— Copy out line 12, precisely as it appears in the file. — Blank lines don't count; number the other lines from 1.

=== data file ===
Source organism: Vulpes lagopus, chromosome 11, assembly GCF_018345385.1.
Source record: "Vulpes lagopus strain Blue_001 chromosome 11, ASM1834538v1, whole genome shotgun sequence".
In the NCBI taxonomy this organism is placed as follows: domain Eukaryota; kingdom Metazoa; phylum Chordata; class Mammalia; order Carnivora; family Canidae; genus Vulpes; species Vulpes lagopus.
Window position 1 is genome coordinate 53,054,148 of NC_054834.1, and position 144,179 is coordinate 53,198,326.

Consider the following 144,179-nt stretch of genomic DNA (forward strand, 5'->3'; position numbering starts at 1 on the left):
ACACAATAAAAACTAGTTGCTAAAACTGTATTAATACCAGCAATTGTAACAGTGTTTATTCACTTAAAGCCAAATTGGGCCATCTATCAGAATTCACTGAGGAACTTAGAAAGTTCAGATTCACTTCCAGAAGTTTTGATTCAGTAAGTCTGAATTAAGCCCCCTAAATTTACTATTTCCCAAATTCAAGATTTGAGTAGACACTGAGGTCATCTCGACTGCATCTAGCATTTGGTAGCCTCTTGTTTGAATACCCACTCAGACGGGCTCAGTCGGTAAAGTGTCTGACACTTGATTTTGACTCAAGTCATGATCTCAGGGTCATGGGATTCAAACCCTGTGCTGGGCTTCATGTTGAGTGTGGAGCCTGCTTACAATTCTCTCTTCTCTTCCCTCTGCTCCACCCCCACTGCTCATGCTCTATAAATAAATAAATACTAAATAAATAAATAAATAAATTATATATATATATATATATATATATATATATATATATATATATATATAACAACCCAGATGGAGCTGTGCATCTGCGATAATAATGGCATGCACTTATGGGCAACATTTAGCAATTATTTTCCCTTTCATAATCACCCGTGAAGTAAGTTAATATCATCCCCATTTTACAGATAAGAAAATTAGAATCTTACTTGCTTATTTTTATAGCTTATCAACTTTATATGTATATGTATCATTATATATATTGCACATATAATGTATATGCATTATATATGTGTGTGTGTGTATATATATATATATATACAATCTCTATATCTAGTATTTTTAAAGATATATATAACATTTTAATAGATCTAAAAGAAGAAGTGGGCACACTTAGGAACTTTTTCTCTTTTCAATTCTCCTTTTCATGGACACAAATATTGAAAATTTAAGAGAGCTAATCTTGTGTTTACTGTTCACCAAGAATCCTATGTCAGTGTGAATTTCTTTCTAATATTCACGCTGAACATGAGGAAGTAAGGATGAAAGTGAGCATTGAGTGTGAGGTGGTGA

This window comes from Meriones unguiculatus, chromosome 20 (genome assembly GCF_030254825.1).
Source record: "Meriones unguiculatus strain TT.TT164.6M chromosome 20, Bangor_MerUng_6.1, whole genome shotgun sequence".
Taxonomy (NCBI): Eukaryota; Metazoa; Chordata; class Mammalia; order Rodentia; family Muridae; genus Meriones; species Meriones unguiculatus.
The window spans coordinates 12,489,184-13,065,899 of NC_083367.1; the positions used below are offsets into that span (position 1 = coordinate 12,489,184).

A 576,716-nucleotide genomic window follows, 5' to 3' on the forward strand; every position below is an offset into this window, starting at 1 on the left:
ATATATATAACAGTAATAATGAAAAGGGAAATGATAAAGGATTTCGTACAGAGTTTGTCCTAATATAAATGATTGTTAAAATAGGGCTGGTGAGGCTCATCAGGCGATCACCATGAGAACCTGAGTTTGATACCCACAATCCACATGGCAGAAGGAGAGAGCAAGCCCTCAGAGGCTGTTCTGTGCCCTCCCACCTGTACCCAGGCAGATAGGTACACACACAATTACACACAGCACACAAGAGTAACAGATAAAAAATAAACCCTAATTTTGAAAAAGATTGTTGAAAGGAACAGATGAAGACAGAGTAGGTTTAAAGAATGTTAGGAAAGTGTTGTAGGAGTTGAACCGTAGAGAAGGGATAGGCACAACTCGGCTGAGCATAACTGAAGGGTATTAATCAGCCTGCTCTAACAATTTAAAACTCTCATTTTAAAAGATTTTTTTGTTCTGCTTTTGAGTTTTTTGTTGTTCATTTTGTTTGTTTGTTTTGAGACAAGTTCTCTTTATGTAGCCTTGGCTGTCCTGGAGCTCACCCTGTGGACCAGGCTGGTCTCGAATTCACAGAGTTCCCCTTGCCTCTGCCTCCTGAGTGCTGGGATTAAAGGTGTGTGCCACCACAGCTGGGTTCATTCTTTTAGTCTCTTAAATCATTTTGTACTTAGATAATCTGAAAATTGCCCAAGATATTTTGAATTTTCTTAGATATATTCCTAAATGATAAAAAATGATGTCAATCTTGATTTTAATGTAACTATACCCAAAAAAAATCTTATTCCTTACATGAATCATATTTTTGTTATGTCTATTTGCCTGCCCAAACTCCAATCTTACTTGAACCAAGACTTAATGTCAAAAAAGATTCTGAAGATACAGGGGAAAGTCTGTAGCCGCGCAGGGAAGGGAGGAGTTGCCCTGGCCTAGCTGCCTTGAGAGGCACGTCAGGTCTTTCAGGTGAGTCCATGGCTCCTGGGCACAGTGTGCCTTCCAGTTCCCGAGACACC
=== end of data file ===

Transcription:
ATATATATAACAGTAATAATGAAAAGGGAAATGATAAAGGATTTCGTACAGAGTTTGTCCTAATATAAATGATTGTTAAAATAGGGCTGGTGAGGCTCATCAGGCGATCACCATGAGAACCTGAGTTTGATACCCACAATCCACATGGCAGAAGGAGAGAGCAAGCCCTCAGAGGCTGTTCTGTGCCCTCCCACCTGTACCCAGGCAGATAGGTACACACACAATTACACACAGCACACAAGAGTAACAGATAAAAAATAAACCCTAATTTTGAAAAAGATTGTTGAAAGGAACAGATGAAGACAGAGTAGGTTTAAAGAATGTTAGGAAAGTGTTGTAGGAGTTGAACCGTAGAGAAGGGATAGGCACAACTCGGCTGAGCATAACTGAAGGGTATTAATCAGCCTGCTCTAACAATTTAAAACTCTCATTTTAAAAGATTTTTTTGTTCTGCTTTTGAGTTTTTTGTTGTTCATTTTGTTTGTTTGTTTTGAGACAAGTTCTCTTTATGTAGCCTTGGCTGTCCTGGAGCTCACCCTGTGGACCAGGCTGGTCTCGAATTCACAGAGTTCCCCTTGCCTCTGCCTCCTGAGTGCTGGGATTAAAGGTGTGTGCCACCACAGCTGGGTTCATTCTTTTAGTCTCTTAAATCATTTTGTACTTAGATAATCTGAAAATTGCCCAAGATATTTTGAATTTTCTTAGATATATTCCTAAATGATAAAAAATGATGTCAATCTTGATTTTAATGTAACTATACCCAAAAAAAATCTTATTCCTTACATGAATCATATTTTTGTTATGTCTATTTGCCTGCCCAAACTCCAATCTTACTTGAACCAAGACTTAATGTCAAAAAAGATTCTGAAGATACAGGGGAAAGTCTGTAGCCGCGCAGGGAAGGGAGGAGTTGCCCTGGCCTAGCTGCCTTGAGAGGCACGTCAGGTCTTTCAGGTGAGTCCATGGCTCCTGGGCACAGTGTGCCTTCCAGTTCCCGAGACACC